The same principle applies here, where the percentage value remaining to Rith despite the regulatory action was greater than the percentage value remaining to Mr. Palazzolo. The diminution in the value of the coal lease therefore does not, by itself, establish a categorical taking.
In support of its contention that the asserted taking in this case was categorical, Rith argues that the amount of coal that it was permitted to mine during the time its permit was in effect is irrelevant. According to Rith, the nature of the taking must be measured by the economic value remaining in the coal leases at the time the permit was revoked. Because the revocation of the permit prevented Rith from taking any more coal from the leased property, Rith argues that the permit revocation deprived it of all of its remaining property, i.e., 100 percent of the coal that was left in the ground. We reject that argument. As we explained in our initial opinion, it is artificial to divide the interests in the coal lease in the way that Rith proposes and to disregard the coal thathad already been mined under the permit when the Office of Surface Mining Regulation and Enforcement ("OSM") reversed itself and revoked the permit. Regulatory action that limits a coal lease owner to removing only 10 percent of the available coal at the outset cannot be meaningfully distinguished from a course of regulatory action that initially permits unrestricted mining but then, after 10 percent of the coal has been removed, prohibits the owner from taking the remaining 90 percent. The effect of the regulatory action in this case was to permit Rith to take some coal from the property that was the subject of its leases and then to prohibit it from taking any more. The course of regulatory action, viewed as a whole, did not deprive Rith of all the economic value in its coal leases and thus did not constitute a categorical taking of Rith's property.
Rith's principal argument in its petition for rehearing is that after Palazzolo "the mere fact that an owner bought after a regulatory scheme was passed cannot defeat a partial takings claim." Citing Nollan v. California Coastal Commission, 483 U.S. 825 (1987), Rith argues that it was "entitled to stand in the shoes of its predecessors who owned before SMCRA [the Surface Mining Control and Reclamation Act of 1977]." The implication of Rith's argument seems to be that in assessing Rith's investment-backed expectations, it was improper for this court to assign any weight to the regulatory regime established by SMCRA.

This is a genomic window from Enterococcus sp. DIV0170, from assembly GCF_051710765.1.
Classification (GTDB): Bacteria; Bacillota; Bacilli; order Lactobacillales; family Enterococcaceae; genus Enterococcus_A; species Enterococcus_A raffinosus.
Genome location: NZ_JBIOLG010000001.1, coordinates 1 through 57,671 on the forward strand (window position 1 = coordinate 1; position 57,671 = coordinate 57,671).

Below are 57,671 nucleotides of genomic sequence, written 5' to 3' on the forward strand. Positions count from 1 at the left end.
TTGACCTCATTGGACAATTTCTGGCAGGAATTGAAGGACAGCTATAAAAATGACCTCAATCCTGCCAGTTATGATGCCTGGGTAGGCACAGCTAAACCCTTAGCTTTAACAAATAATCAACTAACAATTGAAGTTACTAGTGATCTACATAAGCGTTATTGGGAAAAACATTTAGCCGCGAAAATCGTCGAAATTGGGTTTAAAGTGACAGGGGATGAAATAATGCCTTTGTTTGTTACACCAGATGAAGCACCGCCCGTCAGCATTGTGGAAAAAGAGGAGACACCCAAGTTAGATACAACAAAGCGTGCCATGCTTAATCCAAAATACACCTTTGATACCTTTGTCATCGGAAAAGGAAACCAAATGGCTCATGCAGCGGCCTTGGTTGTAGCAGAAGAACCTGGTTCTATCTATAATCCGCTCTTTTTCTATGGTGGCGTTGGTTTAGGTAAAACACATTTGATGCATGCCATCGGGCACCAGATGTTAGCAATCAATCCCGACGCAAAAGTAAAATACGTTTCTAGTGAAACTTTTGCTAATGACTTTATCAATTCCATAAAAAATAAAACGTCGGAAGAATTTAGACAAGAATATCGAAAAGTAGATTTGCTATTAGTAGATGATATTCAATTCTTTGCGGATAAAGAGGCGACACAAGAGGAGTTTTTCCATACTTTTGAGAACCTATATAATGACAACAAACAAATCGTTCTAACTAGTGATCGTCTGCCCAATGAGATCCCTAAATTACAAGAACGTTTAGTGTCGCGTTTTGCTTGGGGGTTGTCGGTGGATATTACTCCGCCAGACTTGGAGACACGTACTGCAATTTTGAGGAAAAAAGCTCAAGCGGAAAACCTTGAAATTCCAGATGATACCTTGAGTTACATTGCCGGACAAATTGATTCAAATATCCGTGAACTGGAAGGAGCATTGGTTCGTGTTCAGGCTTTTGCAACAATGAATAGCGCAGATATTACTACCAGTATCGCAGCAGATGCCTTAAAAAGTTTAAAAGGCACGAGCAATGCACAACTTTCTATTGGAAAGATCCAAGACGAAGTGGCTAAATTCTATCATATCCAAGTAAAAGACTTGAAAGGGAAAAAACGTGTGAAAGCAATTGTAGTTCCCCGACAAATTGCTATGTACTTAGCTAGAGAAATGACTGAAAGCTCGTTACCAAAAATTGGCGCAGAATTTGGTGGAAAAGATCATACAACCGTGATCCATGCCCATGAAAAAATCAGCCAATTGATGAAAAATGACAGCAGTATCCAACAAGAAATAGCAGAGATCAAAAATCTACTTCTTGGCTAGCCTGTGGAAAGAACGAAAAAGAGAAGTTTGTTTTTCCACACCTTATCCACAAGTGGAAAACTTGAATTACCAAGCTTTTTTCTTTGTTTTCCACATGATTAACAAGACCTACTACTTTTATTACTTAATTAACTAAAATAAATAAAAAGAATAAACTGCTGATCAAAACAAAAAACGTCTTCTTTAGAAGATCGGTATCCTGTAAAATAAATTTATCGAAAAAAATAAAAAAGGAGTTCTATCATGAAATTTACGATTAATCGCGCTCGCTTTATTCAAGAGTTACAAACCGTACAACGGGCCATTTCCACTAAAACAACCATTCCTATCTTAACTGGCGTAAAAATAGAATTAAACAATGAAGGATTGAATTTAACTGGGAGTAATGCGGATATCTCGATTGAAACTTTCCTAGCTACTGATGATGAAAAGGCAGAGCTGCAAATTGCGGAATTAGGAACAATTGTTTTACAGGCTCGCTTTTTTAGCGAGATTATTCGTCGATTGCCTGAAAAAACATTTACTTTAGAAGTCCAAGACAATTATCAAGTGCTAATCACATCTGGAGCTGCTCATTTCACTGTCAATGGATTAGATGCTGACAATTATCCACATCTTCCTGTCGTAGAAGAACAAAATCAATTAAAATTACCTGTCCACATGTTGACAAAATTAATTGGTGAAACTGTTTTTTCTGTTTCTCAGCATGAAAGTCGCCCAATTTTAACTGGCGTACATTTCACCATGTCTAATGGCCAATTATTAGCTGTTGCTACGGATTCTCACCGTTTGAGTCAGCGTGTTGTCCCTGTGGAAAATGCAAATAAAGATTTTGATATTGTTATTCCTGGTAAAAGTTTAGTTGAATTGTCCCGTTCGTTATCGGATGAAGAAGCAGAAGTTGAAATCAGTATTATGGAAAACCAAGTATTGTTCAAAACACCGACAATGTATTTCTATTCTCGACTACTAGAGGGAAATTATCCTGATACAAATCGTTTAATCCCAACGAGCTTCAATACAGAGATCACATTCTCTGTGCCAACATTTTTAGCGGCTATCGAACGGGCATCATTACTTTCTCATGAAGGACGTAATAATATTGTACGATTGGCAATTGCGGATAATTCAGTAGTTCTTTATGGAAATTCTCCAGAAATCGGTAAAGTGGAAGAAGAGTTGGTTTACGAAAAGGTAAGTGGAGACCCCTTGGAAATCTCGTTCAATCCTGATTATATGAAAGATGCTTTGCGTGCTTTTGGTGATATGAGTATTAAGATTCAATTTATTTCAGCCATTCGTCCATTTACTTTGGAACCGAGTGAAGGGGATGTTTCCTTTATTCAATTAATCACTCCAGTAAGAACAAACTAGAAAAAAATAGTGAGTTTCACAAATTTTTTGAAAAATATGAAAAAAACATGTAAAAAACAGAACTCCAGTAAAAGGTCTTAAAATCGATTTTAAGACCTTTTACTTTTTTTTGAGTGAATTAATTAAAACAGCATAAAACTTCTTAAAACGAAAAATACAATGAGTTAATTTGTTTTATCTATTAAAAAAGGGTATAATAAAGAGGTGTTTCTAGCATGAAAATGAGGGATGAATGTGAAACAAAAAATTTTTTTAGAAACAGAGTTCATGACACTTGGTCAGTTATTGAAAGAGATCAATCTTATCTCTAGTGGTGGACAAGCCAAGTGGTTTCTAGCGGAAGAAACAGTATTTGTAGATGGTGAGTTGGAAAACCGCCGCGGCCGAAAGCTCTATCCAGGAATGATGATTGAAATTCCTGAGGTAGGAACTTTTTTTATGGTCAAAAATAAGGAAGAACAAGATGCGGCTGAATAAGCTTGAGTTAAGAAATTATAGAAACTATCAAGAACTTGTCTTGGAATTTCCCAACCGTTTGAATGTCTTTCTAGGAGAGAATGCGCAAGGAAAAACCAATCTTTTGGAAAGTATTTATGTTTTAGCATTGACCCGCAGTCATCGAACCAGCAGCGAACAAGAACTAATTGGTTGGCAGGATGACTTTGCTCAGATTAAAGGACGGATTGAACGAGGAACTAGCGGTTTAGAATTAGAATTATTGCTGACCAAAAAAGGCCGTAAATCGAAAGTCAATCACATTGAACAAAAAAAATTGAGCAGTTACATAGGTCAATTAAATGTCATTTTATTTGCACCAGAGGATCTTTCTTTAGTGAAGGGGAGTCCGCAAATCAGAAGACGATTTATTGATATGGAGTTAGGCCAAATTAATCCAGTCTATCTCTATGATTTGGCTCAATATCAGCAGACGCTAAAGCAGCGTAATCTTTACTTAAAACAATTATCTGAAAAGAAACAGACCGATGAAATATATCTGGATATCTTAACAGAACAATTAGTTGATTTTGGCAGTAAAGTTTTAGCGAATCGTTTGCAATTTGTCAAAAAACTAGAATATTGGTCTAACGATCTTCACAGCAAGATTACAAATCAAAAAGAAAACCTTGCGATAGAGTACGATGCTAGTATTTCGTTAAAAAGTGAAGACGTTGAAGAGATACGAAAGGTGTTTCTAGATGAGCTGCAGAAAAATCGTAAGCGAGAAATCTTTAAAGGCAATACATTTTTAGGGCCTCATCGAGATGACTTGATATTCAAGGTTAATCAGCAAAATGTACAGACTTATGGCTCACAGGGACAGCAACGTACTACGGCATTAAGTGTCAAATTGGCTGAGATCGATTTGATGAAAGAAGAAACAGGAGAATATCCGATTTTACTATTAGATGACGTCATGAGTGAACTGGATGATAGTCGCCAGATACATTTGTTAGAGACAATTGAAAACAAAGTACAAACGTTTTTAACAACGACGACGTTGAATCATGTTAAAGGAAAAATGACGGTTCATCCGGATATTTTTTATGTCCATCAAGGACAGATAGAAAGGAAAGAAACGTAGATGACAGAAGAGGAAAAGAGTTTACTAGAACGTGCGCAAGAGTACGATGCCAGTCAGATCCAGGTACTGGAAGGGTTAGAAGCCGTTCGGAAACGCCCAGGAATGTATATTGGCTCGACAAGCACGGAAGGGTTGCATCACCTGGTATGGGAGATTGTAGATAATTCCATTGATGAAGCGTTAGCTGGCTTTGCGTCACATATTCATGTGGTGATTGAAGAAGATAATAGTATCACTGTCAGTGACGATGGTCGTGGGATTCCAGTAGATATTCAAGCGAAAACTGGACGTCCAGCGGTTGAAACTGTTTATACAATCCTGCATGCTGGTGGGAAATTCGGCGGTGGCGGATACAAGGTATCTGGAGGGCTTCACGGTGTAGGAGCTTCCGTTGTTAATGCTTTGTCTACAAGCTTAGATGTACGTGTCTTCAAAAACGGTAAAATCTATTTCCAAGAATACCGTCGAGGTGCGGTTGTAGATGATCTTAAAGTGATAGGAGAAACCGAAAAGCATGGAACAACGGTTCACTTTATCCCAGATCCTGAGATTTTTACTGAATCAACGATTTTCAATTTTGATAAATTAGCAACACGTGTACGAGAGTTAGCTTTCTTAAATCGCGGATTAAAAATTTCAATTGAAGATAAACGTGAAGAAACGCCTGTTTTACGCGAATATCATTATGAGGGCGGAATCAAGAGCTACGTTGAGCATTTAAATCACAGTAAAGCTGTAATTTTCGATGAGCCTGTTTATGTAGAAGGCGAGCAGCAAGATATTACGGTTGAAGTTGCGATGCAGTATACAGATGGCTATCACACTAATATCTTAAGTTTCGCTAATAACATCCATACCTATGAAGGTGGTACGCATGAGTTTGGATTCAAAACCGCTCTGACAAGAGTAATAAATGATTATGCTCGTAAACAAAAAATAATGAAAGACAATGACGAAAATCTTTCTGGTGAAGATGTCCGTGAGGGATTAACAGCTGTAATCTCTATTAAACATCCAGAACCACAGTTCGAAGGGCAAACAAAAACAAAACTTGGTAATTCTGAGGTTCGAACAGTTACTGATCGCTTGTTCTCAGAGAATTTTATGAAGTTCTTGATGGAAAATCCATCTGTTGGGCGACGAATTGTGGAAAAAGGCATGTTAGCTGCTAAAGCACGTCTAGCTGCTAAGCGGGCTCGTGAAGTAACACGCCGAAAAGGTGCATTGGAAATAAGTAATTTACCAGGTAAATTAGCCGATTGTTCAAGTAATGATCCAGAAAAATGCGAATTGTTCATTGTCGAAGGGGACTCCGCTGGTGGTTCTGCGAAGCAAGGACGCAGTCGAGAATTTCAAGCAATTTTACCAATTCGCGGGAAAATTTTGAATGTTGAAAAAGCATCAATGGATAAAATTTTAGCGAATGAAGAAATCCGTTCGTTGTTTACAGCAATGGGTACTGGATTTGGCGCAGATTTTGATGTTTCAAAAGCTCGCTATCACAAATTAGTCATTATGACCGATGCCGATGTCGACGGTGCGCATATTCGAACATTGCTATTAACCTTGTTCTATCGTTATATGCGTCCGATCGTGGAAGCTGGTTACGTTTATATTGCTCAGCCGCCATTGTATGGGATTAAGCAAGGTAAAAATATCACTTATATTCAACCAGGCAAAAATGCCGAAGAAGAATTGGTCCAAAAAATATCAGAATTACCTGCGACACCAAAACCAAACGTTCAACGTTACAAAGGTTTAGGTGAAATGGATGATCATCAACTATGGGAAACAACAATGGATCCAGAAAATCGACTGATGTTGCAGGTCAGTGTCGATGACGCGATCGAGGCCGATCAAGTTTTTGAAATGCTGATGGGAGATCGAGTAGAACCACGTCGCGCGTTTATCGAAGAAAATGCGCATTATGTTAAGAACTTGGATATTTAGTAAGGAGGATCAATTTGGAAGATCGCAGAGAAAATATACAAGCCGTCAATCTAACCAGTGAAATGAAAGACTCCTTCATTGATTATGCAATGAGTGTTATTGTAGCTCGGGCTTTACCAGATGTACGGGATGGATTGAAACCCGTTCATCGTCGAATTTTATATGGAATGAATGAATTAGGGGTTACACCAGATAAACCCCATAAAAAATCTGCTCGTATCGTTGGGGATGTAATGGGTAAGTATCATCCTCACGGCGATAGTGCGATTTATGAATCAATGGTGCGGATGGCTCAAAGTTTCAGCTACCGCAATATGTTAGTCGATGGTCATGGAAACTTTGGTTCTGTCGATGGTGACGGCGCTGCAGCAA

Neither Palazzolo nor Nollan holds that investment-backed expectations are irrelevant in analyzing a regulatory taking. The Palazzolo Court rejected the argument that when governmental action regulates the use of property, a person who purchases property after the date of the regulation may never challenge the regulation under the Takings Clause. 121 S. Ct. at 2462. As the Court explained, "A blanket rule that purchasers with notice have no compensation right when a claim becomes ripe is too blunt an instrument to accord with the duty to compensate for what is taken." 121 S. Ct. at 2463. In rejecting such a "blanket rule," however, the Court did not suggest that the reasonable expectations of persons in a highly regulated industry are not relevant to determining whether particular regulatory action constitutes a taking. Justice O'Connor, a member of the five-Justice majority in Palazzolo, made that point explicitly in her concurrence, where she wrote:
Today's holding does not mean that the timing of the regulation's enactment relative to the acquisition of title is immaterial to the Penn Central analysis. Indeed, it would be just as much error to expunge this consideration from the takings inquiry as it would be to accord it exclusive significance. . . . [I]nterference with investment-backed expectations is one of a number of factors that a court must examine. Further, the regulatory regime in place at the time the claimant acquires the property at issue helps to shape the reasonableness of those expectations.